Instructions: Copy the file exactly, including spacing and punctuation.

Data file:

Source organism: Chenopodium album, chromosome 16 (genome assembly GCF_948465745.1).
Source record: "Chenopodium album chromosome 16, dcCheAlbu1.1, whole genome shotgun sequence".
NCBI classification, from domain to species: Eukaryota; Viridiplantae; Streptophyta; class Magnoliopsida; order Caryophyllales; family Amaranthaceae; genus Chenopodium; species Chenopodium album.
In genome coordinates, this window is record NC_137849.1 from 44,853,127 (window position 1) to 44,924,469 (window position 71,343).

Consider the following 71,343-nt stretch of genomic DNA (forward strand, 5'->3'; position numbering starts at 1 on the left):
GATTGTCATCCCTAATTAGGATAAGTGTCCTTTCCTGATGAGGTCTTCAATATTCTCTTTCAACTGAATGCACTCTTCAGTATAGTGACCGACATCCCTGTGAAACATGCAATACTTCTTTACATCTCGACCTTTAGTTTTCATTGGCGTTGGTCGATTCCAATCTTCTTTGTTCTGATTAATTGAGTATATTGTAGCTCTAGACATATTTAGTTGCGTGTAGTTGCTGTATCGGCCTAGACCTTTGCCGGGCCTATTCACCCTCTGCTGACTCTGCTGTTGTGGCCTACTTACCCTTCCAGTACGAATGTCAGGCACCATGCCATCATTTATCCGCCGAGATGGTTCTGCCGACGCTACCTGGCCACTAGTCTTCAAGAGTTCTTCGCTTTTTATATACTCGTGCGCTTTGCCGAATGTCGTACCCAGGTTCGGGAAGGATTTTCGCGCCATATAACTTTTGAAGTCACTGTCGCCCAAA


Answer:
Source organism: Chenopodium album, chromosome 16 (genome assembly GCF_948465745.1).
Source record: "Chenopodium album chromosome 16, dcCheAlbu1.1, whole genome shotgun sequence".
NCBI classification, from domain to species: Eukaryota; Viridiplantae; Streptophyta; class Magnoliopsida; order Caryophyllales; family Amaranthaceae; genus Chenopodium; species Chenopodium album.
In genome coordinates, this window is record NC_137849.1 from 44,853,127 (window position 1) to 44,924,469 (window position 71,343).

Consider the following 71,343-nt stretch of genomic DNA (forward strand, 5'->3'; position numbering starts at 1 on the left):
GATTGTCATCCCTAATTAGGATAAGTGTCCTTTCCTGATGAGGTCTTCAATATTCTCTTTCAACTGAATGCACTCTTCAGTATAGTGACCGACATCCCTGTGAAACATGCAATACTTCTTTACATCTCGACCTTTAGTTTTCATTGGCGTTGGTCGATTCCAATCTTCTTTGTTCTGATTAATTGAGTATATTGTAGCTCTAGACATATTTAGTTGCGTGTAGTTGCTGTATCGGCCTAGACCTTTGCCGGGCCTATTCACCCTCTGCTGACTCTGCTGTTGTGGCCTACTTACCCTTCCAGTACGAATGTCAGGCACCATGCCATCATTTATCCGCCGAGATGGTTCTGCCGACGCTACCTGGCCACTAGTCTTCAAGAGTTCTTCGCTTTTTATATACTCGTGCGCTTTGCCGAATGTCGTACCCAGGTTCGGGAAGGATTTTCGCGCCATATAACTTTTGAAGTCACTGTCGCCCAAA